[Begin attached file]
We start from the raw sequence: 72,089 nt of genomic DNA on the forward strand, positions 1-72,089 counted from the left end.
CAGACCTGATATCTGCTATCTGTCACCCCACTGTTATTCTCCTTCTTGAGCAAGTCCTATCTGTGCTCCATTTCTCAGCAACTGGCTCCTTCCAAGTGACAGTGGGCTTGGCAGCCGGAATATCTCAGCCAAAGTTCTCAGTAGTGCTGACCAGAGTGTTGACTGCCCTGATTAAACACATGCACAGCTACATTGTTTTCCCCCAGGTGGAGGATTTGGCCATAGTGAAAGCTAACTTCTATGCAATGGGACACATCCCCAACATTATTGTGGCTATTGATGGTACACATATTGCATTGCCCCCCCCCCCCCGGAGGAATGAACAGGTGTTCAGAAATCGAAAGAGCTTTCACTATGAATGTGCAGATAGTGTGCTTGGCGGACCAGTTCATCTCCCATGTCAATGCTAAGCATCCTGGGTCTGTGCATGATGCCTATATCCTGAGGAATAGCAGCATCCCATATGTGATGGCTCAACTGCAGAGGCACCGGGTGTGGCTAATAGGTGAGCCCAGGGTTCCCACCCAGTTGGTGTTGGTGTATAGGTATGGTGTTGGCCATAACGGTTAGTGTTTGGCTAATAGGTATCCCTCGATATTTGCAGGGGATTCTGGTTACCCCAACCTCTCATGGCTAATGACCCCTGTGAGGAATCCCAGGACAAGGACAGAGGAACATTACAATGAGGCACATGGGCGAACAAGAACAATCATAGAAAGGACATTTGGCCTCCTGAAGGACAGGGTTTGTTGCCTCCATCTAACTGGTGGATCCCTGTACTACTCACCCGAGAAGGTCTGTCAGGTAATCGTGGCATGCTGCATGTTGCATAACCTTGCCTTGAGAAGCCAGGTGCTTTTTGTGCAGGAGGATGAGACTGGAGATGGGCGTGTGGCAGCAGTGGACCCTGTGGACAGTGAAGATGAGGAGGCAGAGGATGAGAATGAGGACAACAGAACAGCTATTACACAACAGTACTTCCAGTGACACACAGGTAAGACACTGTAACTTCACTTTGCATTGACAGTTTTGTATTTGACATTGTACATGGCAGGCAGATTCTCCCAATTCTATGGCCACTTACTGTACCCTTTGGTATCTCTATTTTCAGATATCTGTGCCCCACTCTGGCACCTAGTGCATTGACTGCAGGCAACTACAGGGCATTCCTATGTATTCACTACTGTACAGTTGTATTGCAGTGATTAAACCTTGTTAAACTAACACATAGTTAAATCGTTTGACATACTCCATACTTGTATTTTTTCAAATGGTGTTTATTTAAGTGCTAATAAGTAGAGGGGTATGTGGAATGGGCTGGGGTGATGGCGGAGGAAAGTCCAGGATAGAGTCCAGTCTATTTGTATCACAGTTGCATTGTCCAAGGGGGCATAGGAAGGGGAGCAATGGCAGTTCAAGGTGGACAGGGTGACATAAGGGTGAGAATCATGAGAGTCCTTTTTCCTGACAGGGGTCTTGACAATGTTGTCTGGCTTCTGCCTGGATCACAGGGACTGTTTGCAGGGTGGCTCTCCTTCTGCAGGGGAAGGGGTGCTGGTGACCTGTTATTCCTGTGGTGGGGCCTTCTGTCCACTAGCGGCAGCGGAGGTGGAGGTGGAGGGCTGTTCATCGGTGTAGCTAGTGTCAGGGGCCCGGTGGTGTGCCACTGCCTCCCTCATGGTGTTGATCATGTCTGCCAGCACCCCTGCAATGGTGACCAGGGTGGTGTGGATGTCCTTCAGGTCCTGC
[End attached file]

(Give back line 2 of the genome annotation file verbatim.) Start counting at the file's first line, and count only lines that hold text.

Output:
CAGACCTGATATCTGCTATCTGTCACCCCACTGTTATTCTCCTTCTTGAGCAAGTCCTATCTGTGCTCCATTTCTCAGCAACTGGCTCCTTCCAAGTGACAGTGGGCTTGGCAGCCGGAATATCTCAGCCAAAGTTCTCAGTAGTGCTGACCAGAGTGTTGACTGCCCTGATTAAACACATGCACAGCTACATTGTTTTCCCCCAGGTGGAGGATTTGGCCATAGTGAAAGCTAACTTCTATGCAATGGGACACATCCCCAACATTATTGTGGCTATTGATGGTACACATATTGCATTGCCCCCCCCCCCCCGGAGGAATGAACAGGTGTTCAGAAATCGAAAGAGCTTTCACTATGAATGTGCAGATAGTGTGCTTGGCGGACCAGTTCATCTCCCATGTCAATGCTAAGCATCCTGGGTCTGTGCATGATGCCTATATCCTGAGGAATAGCAGCATCCCATATGTGATGGCTCAACTGCAGAGGCACCGGGTGTGGCTAATAGGTGAGCCCAGGGTTCCCACCCAGTTGGTGTTGGTGTATAGGTATGGTGTTGGCCATAACGGTTAGTGTTTGGCTAATAGGTATCCCTCGATATTTGCAGGGGATTCTGGTTACCCCAACCTCTCATGGCTAATGACCCCTGTGAGGAATCCCAGGACAAGGACAGAGGAACATTACAATGAGGCACATGGGCGAACAAGAACAATCATAGAAAGGACATTTGGCCTCCTGAAGGACAGGGTTTGTTGCCTCCATCTAACTGGTGGATCCCTGTACTACTCACCCGAGAAGGTCTGTCAGGTAATCGTGGCATGCTGCATGTTGCATAACCTTGCCTTGAGAAGCCAGGTGCTTTTTGTGCAGGAGGATGAGACTGGAGATGGGCGTGTGGCAGCAGTGGACCCTGTGGACAGTGAAGATGAGGAGGCAGAGGATGAGAATGAGGACAACAGAACAGCTATTACACAACAGTACTTCCAGTGACACACAGGTAAGACACTGTAACTTCACTTTGCATTGACAGTTTTGTATTTGACATTGTACATGGCAGGCAGATTCTCCCAATTCTATGGCCACTTACTGTACCCTTTGGTATCTCTATTTTCAGATATCTGTGCCCCACTCTGGCACCTAGTGCATTGACTGCAGGCAACTACAGGGCATTCCTATGTATTCACTACTGTACAGTTGTATTGCAGTGATTAAACCTTGTTAAACTAACACATAGTTAAATCGTTTGACATACTCCATACTTGTATTTTTTCAAATGGTGTTTATTTAAGTGCTAATAAGTAGAGGGGTATGTGGAATGGGCTGGGGTGATGGCGGAGGAAAGTCCAGGATAGAGTCCAGTCTATTTGTATCACAGTTGCATTGTCCAAGGGGGCATAGGAAGGGGAGCAATGGCAGTTCAAGGTGGACAGGGTGACATAAGGGTGAGAATCATGAGAGTCCTTTTTCCTGACAGGGGTCTTGACAATGTTGTCTGGCTTCTGCCTGGATCACAGGGACTGTTTGCAGGGTGGCTCTCCTTCTGCAGGGGAAGGGGTGCTGGTGACCTGTTATTCCTGTGGTGGGGCCTTCTGTCCACTAGCGGCAGCGGAGGTGGAGGTGGAGGGCTGTTCATCGGTGTAGCTAGTGTCAGGGGCCCGGTGGTGTGCCACTGCCTCCCTCATGGTGTTGATCATGTCTGCCAGCACCCCTGCAATGGTGACCAGGGTGGTGTGGATGTCCTTCAGGTCCTGC